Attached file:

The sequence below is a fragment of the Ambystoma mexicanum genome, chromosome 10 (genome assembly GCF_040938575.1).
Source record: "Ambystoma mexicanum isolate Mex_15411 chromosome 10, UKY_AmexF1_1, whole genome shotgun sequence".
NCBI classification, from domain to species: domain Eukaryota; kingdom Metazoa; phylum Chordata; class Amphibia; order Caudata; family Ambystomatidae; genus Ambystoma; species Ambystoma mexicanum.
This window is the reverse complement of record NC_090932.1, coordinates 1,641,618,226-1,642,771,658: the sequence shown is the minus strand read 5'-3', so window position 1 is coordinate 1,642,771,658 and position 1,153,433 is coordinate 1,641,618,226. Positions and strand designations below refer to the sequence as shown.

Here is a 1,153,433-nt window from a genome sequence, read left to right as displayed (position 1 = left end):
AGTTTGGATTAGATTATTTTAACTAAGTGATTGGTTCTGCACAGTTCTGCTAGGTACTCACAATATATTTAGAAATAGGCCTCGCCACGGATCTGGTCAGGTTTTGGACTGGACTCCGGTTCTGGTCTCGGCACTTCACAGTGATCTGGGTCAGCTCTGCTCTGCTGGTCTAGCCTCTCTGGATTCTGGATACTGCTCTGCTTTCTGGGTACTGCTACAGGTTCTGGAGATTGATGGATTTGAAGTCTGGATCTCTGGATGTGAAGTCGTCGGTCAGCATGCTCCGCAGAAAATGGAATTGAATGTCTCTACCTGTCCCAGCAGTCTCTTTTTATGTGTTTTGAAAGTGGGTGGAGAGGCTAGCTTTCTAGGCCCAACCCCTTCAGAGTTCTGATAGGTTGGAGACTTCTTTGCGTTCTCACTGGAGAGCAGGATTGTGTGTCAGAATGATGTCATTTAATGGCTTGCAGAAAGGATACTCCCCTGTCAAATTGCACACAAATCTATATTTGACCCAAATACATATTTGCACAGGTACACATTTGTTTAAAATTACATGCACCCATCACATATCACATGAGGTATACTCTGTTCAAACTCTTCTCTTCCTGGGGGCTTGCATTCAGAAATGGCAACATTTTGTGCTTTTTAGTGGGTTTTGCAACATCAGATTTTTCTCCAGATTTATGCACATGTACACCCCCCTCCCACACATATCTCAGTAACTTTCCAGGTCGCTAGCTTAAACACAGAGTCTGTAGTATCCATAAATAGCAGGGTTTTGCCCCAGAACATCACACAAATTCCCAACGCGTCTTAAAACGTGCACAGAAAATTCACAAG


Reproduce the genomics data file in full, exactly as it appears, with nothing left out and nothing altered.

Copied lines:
The sequence below is a fragment of the Ambystoma mexicanum genome, chromosome 10 (genome assembly GCF_040938575.1).
Source record: "Ambystoma mexicanum isolate Mex_15411 chromosome 10, UKY_AmexF1_1, whole genome shotgun sequence".
NCBI classification, from domain to species: domain Eukaryota; kingdom Metazoa; phylum Chordata; class Amphibia; order Caudata; family Ambystomatidae; genus Ambystoma; species Ambystoma mexicanum.
This window is the reverse complement of record NC_090932.1, coordinates 1,641,618,226-1,642,771,658: the sequence shown is the minus strand read 5'-3', so window position 1 is coordinate 1,642,771,658 and position 1,153,433 is coordinate 1,641,618,226. Positions and strand designations below refer to the sequence as shown.

Here is a 1,153,433-nt window from a genome sequence, read left to right as displayed (position 1 = left end):
AGTTTGGATTAGATTATTTTAACTAAGTGATTGGTTCTGCACAGTTCTGCTAGGTACTCACAATATATTTAGAAATAGGCCTCGCCACGGATCTGGTCAGGTTTTGGACTGGACTCCGGTTCTGGTCTCGGCACTTCACAGTGATCTGGGTCAGCTCTGCTCTGCTGGTCTAGCCTCTCTGGATTCTGGATACTGCTCTGCTTTCTGGGTACTGCTACAGGTTCTGGAGATTGATGGATTTGAAGTCTGGATCTCTGGATGTGAAGTCGTCGGTCAGCATGCTCCGCAGAAAATGGAATTGAATGTCTCTACCTGTCCCAGCAGTCTCTTTTTATGTGTTTTGAAAGTGGGTGGAGAGGCTAGCTTTCTAGGCCCAACCCCTTCAGAGTTCTGATAGGTTGGAGACTTCTTTGCGTTCTCACTGGAGAGCAGGATTGTGTGTCAGAATGATGTCATTTAATGGCTTGCAGAAAGGATACTCCCCTGTCAAATTGCACACAAATCTATATTTGACCCAAATACATATTTGCACAGGTACACATTTGTTTAAAATTACATGCACCCATCACATATCACATGAGGTATACTCTGTTCAAACTCTTCTCTTCCTGGGGGCTTGCATTCAGAAATGGCAACATTTTGTGCTTTTTAGTGGGTTTTGCAACATCAGATTTTTCTCCAGATTTATGCACATGTACACCCCCCTCCCACACATATCTCAGTAACTTTCCAGGTCGCTAGCTTAAACACAGAGTCTGTAGTATCCATAAATAGCAGGGTTTTGCCCCAGAACATCACACAAATTCCCAACGCGTCTTAAAACGTGCACAGAAAATTCACAAG